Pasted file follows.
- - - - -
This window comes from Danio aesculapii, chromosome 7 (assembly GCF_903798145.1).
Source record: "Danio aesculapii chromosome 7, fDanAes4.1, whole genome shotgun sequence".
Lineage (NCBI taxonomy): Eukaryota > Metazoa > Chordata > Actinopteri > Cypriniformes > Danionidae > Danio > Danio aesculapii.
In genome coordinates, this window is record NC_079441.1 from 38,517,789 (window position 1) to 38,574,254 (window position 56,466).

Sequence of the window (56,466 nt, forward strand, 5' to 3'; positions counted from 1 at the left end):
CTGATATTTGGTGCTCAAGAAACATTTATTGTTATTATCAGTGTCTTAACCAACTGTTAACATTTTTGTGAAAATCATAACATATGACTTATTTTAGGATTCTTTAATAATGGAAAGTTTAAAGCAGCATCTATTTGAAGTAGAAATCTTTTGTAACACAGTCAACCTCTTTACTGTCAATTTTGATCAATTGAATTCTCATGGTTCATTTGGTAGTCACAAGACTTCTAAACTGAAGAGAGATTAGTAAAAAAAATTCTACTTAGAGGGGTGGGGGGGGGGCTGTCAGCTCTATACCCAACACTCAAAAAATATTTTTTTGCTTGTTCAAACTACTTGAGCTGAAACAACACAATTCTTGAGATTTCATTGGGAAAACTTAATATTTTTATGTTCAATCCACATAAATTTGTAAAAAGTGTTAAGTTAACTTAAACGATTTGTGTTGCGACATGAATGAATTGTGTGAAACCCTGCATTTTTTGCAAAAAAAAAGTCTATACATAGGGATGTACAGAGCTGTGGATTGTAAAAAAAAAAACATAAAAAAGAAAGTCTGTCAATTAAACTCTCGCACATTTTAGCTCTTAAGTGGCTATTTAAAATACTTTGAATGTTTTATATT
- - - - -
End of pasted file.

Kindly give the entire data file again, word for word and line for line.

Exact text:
This window comes from Danio aesculapii, chromosome 7 (assembly GCF_903798145.1).
Source record: "Danio aesculapii chromosome 7, fDanAes4.1, whole genome shotgun sequence".
Lineage (NCBI taxonomy): Eukaryota > Metazoa > Chordata > Actinopteri > Cypriniformes > Danionidae > Danio > Danio aesculapii.
In genome coordinates, this window is record NC_079441.1 from 38,517,789 (window position 1) to 38,574,254 (window position 56,466).

Sequence of the window (56,466 nt, forward strand, 5' to 3'; positions counted from 1 at the left end):
CTGATATTTGGTGCTCAAGAAACATTTATTGTTATTATCAGTGTCTTAACCAACTGTTAACATTTTTGTGAAAATCATAACATATGACTTATTTTAGGATTCTTTAATAATGGAAAGTTTAAAGCAGCATCTATTTGAAGTAGAAATCTTTTGTAACACAGTCAACCTCTTTACTGTCAATTTTGATCAATTGAATTCTCATGGTTCATTTGGTAGTCACAAGACTTCTAAACTGAAGAGAGATTAGTAAAAAAAATTCTACTTAGAGGGGTGGGGGGGGGGCTGTCAGCTCTATACCCAACACTCAAAAAATATTTTTTTGCTTGTTCAAACTACTTGAGCTGAAACAACACAATTCTTGAGATTTCATTGGGAAAACTTAATATTTTTATGTTCAATCCACATAAATTTGTAAAAAGTGTTAAGTTAACTTAAACGATTTGTGTTGCGACATGAATGAATTGTGTGAAACCCTGCATTTTTTGCAAAAAAAAAGTCTATACATAGGGATGTACAGAGCTGTGGATTGTAAAAAAAAAAACATAAAAAAGAAAGTCTGTCAATTAAACTCTCGCACATTTTAGCTCTTAAGTGGCTATTTAAAATACTTTGAATGTTTTATATT